A good holster is going to have a tight fit, but if it's so tight that you have difficulty getting the gun in and/or out, you can put some plastic wrap, a plastic bag, etc. around the gun, put in the holster, and leave it overnight. It will help "loosen" the holster but not so much that it'll lose retention.

As was said above, don't use anything that could soften the leather, assuming you're talking about a molded leather holster. Some holsters are essentially suede pockets with a clip and are already soft.

Also, holsters will cause finish wear. Even super-hard, DLC-type finishes will likely show wear at some point.
That reply started out so well, with the neutral wax notion. Specially treating an IWB to waterproof it from sweat is not something I ever considered!

The plastic bag thing, though, to improve fit is an urban myth; likely started when folks were wetting their holsters but didn't want their real pistols to get wet and rusty when leaving it in the holster to dry overnite (or whatever). In ye olden days folks were told to grease the pistol.

The bag itself does absolutely nothing to improve the fit of the pistol to the holster; so as long as your holster is dry you won't need a bag. Oiling an IWB would seem to be a bad idea for you clothing :-). Neutral wax won't harm either the holster or the clothes.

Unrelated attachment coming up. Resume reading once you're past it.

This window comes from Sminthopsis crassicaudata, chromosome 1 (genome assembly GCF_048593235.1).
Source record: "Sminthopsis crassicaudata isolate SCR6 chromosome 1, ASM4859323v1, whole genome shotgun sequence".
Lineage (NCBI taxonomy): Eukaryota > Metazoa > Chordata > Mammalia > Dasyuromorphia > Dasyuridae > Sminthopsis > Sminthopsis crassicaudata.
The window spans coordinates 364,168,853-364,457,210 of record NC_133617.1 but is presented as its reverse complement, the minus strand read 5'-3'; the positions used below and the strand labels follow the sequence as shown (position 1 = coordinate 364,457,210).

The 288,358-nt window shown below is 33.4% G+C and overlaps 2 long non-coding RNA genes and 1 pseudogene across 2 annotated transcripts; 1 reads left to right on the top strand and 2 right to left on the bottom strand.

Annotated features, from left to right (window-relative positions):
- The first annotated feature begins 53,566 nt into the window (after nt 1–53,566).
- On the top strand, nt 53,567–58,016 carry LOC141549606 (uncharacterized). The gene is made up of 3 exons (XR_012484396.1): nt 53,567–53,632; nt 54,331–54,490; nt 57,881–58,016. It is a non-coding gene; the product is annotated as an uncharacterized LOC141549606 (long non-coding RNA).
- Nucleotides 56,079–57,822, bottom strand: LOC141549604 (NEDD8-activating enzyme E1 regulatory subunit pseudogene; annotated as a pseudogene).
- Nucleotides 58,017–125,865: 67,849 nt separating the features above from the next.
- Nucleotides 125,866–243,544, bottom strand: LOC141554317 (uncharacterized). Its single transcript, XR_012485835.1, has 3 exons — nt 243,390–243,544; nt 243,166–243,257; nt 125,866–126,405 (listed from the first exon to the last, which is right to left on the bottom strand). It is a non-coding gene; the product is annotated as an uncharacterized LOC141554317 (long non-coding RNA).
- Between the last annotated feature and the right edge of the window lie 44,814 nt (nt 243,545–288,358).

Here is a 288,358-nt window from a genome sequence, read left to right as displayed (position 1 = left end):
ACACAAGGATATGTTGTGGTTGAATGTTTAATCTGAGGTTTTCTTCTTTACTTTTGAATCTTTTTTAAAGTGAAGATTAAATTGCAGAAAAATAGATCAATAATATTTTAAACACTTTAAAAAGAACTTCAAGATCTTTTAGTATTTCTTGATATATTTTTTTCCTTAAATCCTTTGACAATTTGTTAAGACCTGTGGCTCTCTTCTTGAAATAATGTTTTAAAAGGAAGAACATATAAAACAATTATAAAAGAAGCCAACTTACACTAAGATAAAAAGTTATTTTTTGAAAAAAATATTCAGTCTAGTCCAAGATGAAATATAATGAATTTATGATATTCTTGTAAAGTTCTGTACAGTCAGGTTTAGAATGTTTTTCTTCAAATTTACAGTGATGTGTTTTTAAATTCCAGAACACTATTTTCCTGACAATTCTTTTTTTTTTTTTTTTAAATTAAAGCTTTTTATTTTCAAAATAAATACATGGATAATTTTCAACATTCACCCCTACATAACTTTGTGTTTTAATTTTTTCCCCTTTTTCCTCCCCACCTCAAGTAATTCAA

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Old Yesterday, 05:59 AM
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This stuff works good for me.
Can find at leather shops and amazon.
American Made Leather Care
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Old Yesterday, 08:49 PM
MichiganScott MichiganScott is offline
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Quote:
Originally Posted by rednichols View Post
That reply started out so well, with the neutral wax notion. Specially treating an IWB to waterproof it from sweat is not something I ever considered!

The plastic bag thing, though, to improve fit is an urban myth; likely started when folks were wetting their holsters but didn't want their real pistols to get wet and rusty when leaving it in the holster to dry overnite (or whatever). In ye olden days folks were told to grease the pistol.

The bag itself does absolutely nothing to improve the fit of the pistol to the holster; so as long as your holster is dry you won't need a bag. Oiling an IWB would seem to be a bad idea for you clothing :-). Neutral wax won't harm either the holster or the clothes.
It's been my experience that the purpose of the bag is to make it easier to force the gun all the way into the holster.
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Old Yesterday, 09:05 PM
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El Biblioitecario El Biblioitecario is offline
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Quote:
Originally Posted by MichiganScott View Post
It's been my experience that the purpose of the bag is to make it easier to force the gun all the way into the holster.
All of my life I have heard the plastic bag was only to protect a pistol when put into a wet holster to form fit the latter when making a new holster.

My lifelong experience has been that if I paid for a quality holster cut and fitted to a specific weapon, that all these breaking in rituals were unnecessary, and that none of them would turn a cheap pig's ear holster into a silk purse.